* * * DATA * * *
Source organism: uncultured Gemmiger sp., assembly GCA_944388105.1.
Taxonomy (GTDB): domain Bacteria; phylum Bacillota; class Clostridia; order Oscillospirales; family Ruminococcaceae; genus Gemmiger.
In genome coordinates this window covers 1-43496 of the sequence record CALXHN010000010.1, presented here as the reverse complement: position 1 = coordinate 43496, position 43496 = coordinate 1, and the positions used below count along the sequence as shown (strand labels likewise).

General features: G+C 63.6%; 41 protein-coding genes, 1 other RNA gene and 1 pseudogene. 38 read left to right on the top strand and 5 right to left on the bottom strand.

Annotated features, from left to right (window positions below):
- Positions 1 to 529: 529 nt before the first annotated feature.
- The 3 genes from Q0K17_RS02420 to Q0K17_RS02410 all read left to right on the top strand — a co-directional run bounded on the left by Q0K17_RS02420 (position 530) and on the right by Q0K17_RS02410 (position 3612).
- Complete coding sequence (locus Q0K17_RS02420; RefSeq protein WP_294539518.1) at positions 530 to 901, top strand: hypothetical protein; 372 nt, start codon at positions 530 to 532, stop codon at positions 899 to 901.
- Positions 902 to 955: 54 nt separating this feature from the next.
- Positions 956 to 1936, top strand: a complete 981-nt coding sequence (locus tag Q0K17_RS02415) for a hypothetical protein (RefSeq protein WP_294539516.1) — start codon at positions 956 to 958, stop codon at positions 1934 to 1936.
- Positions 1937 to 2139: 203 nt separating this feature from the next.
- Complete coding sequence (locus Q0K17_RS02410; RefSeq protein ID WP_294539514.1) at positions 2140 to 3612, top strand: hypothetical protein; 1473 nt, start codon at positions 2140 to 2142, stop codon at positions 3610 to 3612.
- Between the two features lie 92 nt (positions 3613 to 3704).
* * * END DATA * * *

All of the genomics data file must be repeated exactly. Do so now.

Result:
Source organism: uncultured Gemmiger sp., assembly GCA_944388105.1.
Taxonomy (GTDB): domain Bacteria; phylum Bacillota; class Clostridia; order Oscillospirales; family Ruminococcaceae; genus Gemmiger.
In genome coordinates this window covers 1-43496 of the sequence record CALXHN010000010.1, presented here as the reverse complement: position 1 = coordinate 43496, position 43496 = coordinate 1, and the positions used below count along the sequence as shown (strand labels likewise).

General features: G+C 63.6%; 41 protein-coding genes, 1 other RNA gene and 1 pseudogene. 38 read left to right on the top strand and 5 right to left on the bottom strand.

Annotated features, from left to right (window positions below):
- Positions 1 to 529: 529 nt before the first annotated feature.
- The 3 genes from Q0K17_RS02420 to Q0K17_RS02410 all read left to right on the top strand — a co-directional run bounded on the left by Q0K17_RS02420 (position 530) and on the right by Q0K17_RS02410 (position 3612).
- Complete coding sequence (locus Q0K17_RS02420; RefSeq protein WP_294539518.1) at positions 530 to 901, top strand: hypothetical protein; 372 nt, start codon at positions 530 to 532, stop codon at positions 899 to 901.
- Positions 902 to 955: 54 nt separating this feature from the next.
- Positions 956 to 1936, top strand: a complete 981-nt coding sequence (locus tag Q0K17_RS02415) for a hypothetical protein (RefSeq protein WP_294539516.1) — start codon at positions 956 to 958, stop codon at positions 1934 to 1936.
- Positions 1937 to 2139: 203 nt separating this feature from the next.
- Complete coding sequence (locus Q0K17_RS02410; RefSeq protein ID WP_294539514.1) at positions 2140 to 3612, top strand: hypothetical protein; 1473 nt, start codon at positions 2140 to 2142, stop codon at positions 3610 to 3612.
- Between the two features lie 92 nt (positions 3613 to 3704).